Nearly a hundred astronomers, historians, archaeologists and others gathered in Cambridge from 11-13 July 1997 for the second international conference of the Society for Interdisciplinary Studies. The purpose - to discuss the near-simultaneous ending of Bronze Age civilizations world- wide, in particular whether the 'giant comet' hypothesis, associated principally with the names of Clube & Napier and Hoyle & Wickramasinghe, could be substantiated by ground truth in the archaeological, geological, climatological and historical records.
Depending on one's chronology and the geographic region under discussion, the Bronze Age started c.3500 BC and continued for two or three thousand years until approximately 1500 - 500 BC, encompassing not only the main construction phases of Stonehenge and its megalithic counterparts elsewhere, but also the genesis of kingship, priesthood, human and animal sacrifice, the evolution of religious views from polytheism to monotheism and - significantly to astronomers - a burgeoning interest in the celestial sphere.
The heart of the astronomical thesis is that changes in the Earth's near-space astronomical environment, corresponding to the orbital evolution and hierarchical fragmentation of a giant comet - possibly the progenitor of Encke's comet, have produced surges in the rate of accretion of interplanetary dust and associated episodes of bombardment of larger bodies (diameters 10 - 100 m) on time-scales of historical interest (decades to millennia).
Can this line of argument be sustained, or like many a beguiling 'Theory of Everything' will it suffer the usual fate of beautiful theory wrecked by ugly fact? Moreover, even if only some elements of the theory should stand the test of time, what, if any, are the lessons for the future of modern civilization?
The current hazards due to near-Earth objects were considered at a meeting held the previous day at the Royal Greenwich Observatory, Cambridge. The discussion concluded that civilization would be unlikely>to survive the impact of even quite a small astronomical body; and the level of the actuarial risk to society from the observed population of near-Earth asteroids is much greater than that associated with hazards that society routinely considers suitable for detailed assessment and mitigation.
The SIS meeting opened with a keynote presentation by Robert Matthews (Science Correspondent of the Sunday Telegraph), who drew together what he called two 'modern myths': namely, that what happened long ago is complete nonsense; and that the Earth is a Safe Place. These topics, illustrated with examples from mythology and of glyphs and relics, went to the heart of the subject of the conference and demonstrated above all the value of open-minded, multidisciplinary investigations. It was fascinating to hear the fourth estate appeal to academics to talk to journalists ('get the message out as often as possible'); and the justification of the importance of the message, namely 'Why should we care?': because it's fascinating, part of our culture, and directly relevant to our survival on this planet. Quoting George Santayana, Matthews reminded the audience that those who forget the past are condemned to re-live it.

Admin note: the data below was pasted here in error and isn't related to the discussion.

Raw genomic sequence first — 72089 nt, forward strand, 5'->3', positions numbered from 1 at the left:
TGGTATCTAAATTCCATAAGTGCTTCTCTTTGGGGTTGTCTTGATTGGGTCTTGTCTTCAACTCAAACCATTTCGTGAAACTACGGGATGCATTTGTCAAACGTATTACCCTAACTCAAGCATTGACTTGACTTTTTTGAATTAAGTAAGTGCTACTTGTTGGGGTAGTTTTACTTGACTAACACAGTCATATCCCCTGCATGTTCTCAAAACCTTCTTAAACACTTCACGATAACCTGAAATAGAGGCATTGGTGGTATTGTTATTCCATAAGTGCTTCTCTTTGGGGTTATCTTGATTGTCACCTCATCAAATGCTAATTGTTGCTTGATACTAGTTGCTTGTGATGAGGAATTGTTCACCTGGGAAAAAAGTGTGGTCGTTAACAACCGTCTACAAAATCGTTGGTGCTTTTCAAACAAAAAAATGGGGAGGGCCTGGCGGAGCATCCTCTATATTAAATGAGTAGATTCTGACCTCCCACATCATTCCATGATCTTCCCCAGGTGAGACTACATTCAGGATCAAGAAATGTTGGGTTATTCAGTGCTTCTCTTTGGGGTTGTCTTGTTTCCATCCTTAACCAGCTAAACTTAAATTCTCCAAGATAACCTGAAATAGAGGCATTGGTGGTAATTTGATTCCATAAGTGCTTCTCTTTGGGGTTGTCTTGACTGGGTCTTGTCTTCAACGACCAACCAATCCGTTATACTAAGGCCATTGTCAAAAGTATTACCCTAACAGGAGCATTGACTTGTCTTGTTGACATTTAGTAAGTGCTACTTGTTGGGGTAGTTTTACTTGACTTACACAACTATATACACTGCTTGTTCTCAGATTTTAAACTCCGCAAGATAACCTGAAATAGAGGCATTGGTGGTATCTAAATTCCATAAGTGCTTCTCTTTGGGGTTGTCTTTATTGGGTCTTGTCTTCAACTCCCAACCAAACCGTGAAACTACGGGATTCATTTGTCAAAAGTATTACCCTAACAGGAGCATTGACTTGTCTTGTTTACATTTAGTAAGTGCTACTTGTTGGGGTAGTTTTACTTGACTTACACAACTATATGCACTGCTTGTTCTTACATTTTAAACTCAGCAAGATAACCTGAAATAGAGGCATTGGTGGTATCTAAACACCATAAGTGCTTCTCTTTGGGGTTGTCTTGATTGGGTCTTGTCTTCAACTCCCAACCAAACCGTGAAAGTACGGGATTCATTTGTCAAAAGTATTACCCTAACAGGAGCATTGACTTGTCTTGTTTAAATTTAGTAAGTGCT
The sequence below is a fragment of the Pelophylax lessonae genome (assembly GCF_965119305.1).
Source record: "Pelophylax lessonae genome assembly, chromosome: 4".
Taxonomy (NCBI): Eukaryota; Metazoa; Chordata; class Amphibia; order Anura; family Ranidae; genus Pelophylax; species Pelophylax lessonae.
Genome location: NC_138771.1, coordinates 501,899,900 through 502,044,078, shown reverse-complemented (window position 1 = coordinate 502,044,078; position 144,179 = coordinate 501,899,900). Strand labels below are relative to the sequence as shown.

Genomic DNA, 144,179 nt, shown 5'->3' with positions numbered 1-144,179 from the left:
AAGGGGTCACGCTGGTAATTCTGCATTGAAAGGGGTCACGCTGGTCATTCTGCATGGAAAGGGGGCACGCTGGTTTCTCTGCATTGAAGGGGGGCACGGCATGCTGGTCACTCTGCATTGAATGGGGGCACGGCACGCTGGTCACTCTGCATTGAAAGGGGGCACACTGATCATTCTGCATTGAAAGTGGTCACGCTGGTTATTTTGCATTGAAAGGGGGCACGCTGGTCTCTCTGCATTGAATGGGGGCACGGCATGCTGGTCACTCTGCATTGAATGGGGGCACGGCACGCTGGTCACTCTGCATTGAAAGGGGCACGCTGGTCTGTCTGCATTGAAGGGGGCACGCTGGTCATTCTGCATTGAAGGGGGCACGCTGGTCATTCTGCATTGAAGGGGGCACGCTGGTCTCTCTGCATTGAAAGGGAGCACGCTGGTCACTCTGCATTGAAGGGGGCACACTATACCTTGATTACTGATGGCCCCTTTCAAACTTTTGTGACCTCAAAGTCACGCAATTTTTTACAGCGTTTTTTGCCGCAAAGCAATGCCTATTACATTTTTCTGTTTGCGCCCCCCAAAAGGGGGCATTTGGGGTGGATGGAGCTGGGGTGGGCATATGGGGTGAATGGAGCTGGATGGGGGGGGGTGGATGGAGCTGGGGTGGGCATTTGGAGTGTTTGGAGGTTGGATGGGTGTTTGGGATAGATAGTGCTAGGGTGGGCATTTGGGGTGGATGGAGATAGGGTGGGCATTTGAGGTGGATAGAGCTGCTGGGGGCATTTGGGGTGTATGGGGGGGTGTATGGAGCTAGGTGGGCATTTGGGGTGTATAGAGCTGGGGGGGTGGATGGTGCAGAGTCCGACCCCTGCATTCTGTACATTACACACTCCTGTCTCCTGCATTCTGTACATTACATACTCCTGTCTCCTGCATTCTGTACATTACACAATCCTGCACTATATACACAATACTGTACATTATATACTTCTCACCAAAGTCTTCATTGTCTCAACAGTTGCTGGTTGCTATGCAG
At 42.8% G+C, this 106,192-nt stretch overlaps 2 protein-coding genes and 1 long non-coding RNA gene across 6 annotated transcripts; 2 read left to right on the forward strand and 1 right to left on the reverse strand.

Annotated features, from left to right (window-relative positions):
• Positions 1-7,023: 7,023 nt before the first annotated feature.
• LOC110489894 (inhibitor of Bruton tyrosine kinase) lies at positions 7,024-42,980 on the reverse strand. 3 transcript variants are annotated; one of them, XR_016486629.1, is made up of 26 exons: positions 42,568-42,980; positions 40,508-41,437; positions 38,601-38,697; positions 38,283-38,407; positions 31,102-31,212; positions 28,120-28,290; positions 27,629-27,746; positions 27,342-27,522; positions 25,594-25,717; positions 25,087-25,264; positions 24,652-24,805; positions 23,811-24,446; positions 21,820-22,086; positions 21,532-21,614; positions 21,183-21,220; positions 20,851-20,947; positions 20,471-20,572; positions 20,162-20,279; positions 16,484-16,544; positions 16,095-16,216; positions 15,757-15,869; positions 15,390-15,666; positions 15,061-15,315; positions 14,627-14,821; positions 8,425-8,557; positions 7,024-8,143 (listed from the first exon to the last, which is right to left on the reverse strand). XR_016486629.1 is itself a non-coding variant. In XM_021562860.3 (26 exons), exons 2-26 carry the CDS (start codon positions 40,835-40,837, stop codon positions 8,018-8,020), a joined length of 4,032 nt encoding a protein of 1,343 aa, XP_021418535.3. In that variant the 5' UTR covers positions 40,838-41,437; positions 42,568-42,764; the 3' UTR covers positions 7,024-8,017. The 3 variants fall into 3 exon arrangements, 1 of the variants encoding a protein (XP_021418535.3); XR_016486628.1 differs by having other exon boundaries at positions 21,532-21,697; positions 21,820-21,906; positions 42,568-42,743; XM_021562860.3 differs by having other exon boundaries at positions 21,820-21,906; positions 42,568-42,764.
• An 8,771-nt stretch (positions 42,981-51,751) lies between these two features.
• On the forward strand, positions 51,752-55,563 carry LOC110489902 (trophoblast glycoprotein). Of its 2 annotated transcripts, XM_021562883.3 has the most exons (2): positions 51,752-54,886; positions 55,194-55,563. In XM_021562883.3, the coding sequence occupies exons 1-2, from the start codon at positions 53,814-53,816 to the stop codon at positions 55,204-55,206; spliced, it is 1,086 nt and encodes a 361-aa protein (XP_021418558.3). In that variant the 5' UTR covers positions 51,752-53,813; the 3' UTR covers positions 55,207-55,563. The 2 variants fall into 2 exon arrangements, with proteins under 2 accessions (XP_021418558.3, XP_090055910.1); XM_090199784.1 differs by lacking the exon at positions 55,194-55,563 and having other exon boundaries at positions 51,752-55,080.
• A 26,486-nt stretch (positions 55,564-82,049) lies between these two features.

The astronomical backdrop against which changes in human civilization are measured was reviewed by Mark Bailey and Bill Napier (Armagh Observatory). So far as comets are concerned, the key recent discoveries are that (i) 'giants', those with diameters greater than about 100 km, drop into the short-period system roughly once every 20 - 200 thousand years; (ii) their orbital evolution is likely to involve episodes of Sun-grazing, a mechanism able to fragment even a large body; and (iii) Tunguska-class bodies (objects with sizes a few tens of metres) probably arrive at mean intervals ~100 years, randomly if from the main asteroid belt between Mars and Jupiter, and clustered in time if predominantly in streams of cometary origin.
Bill Napier pointed out that the greatest immediate extraterrestrial hazard is probably that due to oceanic impacts, involving objects with dimensions greater than about 200 m (expected to recur on the average about once per 5 - 10 thousand years), producing hemispherically destructive tsunami. The long-term threat from the arrival of a giant comet in the inner solar system is comparable to that from the impact of a 1-km diameter asteroid, in that both have a recurrence interval on the order of 100,000 years, and either could end civilization.
During discussions the debate focused on whether Bronze Age civilizations collapsed simultaneously, and, if so, on a regional or world-wide basis; and whether purely terrestrial or extraterrestrial processes were involved. Is the ultimate cause of the collapse of a civilization simple (as for the single impact hypothesis for the K/T extinction) or complex, involving diverse factors? For example, the combination of climate change, mass migration, war and economic collapse would undoubtedly be worse than one of those factors acting alone. As in the analogous mass- extinction of life debate, the SIS meeting demonstrated that such questions are in principle resolvable by detailed stratigraphical analyses and investigations in the field.
Continuing the astronomical theme, Duncan Steel (Spaceguard Australia) gave an ingenious interpretation of the earliest phases of construction of Stonehenge, pointing out that according to the giant comet hypothesis episodes of enhanced terrestrial bombardment are expected to occur when the orbit of the Encke comet dust trail intersects that ofthe Earth. This leads to the suggestion that pairs of bombardment events will occur a few centuries apart, themselves separated by 2500 - 3000 years, and that such an episode may have occurred c.3600 and 3200 BC.